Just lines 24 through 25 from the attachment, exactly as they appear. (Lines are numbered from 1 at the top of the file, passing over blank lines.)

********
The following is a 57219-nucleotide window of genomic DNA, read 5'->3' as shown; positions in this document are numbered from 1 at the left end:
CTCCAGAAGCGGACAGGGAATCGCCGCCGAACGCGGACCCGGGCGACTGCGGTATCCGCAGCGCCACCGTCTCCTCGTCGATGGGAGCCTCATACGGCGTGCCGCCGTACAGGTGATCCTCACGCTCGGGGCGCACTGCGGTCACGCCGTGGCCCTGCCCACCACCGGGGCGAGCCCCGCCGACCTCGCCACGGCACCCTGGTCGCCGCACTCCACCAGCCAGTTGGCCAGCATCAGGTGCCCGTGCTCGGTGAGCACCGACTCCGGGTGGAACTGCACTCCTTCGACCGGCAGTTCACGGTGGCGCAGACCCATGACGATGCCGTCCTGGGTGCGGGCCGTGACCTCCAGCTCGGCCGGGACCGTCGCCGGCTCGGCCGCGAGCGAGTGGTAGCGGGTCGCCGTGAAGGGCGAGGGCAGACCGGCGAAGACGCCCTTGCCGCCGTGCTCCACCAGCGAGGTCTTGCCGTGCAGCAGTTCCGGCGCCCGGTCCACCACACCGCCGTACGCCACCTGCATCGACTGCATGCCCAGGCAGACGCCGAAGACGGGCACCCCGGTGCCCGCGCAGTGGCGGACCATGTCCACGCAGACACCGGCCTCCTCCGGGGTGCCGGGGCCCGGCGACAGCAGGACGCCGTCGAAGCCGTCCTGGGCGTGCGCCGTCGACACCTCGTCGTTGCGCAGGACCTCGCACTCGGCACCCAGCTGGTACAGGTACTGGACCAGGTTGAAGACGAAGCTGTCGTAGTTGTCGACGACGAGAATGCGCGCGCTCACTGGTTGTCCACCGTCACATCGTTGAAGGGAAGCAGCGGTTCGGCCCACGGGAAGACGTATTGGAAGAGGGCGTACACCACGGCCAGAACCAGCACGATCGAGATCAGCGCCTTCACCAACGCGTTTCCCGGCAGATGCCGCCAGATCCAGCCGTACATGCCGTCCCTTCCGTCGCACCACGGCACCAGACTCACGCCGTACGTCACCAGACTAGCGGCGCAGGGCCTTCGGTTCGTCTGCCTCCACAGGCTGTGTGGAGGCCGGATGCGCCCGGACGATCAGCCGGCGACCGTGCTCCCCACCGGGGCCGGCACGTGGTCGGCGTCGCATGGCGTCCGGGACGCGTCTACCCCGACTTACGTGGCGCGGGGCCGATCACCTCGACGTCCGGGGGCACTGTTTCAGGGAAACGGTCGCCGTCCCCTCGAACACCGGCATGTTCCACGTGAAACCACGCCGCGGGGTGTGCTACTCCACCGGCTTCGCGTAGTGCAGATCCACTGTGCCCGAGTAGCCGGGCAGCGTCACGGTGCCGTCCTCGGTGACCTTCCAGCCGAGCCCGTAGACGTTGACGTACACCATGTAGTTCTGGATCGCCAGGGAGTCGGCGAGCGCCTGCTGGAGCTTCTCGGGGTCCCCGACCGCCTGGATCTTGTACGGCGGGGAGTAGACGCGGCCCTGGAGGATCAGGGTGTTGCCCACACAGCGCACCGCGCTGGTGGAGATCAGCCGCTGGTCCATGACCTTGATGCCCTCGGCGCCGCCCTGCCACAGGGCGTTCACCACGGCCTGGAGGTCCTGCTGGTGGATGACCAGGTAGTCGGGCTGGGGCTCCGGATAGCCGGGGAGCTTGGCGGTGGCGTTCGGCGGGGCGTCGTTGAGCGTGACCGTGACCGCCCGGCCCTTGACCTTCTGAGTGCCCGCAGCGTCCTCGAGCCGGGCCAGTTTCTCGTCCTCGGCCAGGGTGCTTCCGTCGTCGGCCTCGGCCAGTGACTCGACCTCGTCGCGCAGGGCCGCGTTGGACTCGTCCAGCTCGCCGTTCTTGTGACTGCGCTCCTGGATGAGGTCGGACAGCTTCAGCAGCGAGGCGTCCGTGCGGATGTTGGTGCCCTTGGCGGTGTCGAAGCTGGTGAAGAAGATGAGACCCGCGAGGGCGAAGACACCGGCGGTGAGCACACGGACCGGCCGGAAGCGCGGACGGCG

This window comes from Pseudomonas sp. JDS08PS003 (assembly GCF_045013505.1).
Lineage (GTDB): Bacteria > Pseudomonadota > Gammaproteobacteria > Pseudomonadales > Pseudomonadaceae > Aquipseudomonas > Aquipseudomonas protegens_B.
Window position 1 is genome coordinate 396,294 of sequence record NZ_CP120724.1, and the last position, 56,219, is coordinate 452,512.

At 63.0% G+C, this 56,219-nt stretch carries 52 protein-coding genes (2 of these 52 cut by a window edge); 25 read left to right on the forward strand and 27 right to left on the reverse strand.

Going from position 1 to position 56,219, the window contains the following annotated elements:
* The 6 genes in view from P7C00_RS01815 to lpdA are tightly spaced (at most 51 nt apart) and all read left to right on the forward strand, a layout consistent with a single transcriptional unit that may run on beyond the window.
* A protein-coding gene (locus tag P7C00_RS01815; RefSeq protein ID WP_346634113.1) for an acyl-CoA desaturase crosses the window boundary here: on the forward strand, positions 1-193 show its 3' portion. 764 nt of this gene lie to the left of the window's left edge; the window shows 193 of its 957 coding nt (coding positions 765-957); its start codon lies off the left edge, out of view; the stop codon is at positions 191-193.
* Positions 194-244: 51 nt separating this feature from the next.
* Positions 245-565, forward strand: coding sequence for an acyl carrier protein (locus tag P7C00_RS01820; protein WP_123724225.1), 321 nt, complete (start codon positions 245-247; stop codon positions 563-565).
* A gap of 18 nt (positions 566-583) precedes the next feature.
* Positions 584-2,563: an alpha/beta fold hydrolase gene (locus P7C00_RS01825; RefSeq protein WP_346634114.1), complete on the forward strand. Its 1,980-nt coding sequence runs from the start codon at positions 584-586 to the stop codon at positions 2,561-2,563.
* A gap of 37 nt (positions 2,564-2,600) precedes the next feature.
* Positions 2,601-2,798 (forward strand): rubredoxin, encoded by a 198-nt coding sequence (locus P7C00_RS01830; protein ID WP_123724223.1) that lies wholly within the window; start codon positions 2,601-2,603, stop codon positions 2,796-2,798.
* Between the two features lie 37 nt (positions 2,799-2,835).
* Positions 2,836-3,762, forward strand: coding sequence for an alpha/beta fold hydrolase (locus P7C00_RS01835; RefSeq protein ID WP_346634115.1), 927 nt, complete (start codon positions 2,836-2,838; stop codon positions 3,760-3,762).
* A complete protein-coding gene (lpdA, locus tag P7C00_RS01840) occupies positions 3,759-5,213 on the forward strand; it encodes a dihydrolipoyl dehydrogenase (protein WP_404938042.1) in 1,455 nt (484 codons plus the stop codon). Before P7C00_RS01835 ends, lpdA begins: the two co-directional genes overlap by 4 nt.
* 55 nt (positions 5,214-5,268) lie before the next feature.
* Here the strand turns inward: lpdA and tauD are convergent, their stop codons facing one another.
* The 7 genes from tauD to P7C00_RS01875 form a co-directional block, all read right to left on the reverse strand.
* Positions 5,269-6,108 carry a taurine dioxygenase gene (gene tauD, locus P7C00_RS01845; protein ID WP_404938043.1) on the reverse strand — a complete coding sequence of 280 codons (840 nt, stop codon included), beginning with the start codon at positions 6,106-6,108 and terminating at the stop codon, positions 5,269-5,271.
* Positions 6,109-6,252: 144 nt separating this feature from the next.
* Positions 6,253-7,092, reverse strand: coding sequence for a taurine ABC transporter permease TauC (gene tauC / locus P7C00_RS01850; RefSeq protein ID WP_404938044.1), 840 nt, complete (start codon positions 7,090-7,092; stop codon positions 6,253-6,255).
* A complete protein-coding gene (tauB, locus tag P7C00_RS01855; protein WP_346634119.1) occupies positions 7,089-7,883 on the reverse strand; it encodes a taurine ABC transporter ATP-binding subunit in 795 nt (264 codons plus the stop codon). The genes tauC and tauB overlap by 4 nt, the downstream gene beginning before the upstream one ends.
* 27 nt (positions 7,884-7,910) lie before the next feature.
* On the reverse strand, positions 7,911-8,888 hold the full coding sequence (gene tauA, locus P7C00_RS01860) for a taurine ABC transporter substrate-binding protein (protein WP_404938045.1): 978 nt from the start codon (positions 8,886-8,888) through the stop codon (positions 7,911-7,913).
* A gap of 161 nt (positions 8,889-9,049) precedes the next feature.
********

* Positions 6,253-7,092, reverse strand: coding sequence for a taurine ABC transporter permease TauC (gene tauC / locus P7C00_RS01850; RefSeq protein ID WP_404938044.1), 840 nt, complete (start codon positions 7,090-7,092; stop codon positions 6,253-6,255).
* A complete protein-coding gene (tauB, locus tag P7C00_RS01855; protein WP_346634119.1) occupies positions 7,089-7,883 on the reverse strand; it encodes a taurine ABC transporter ATP-binding subunit in 795 nt (264 codons plus the stop codon). The genes tauC and tauB overlap by 4 nt, the downstream gene beginning before the upstream one ends.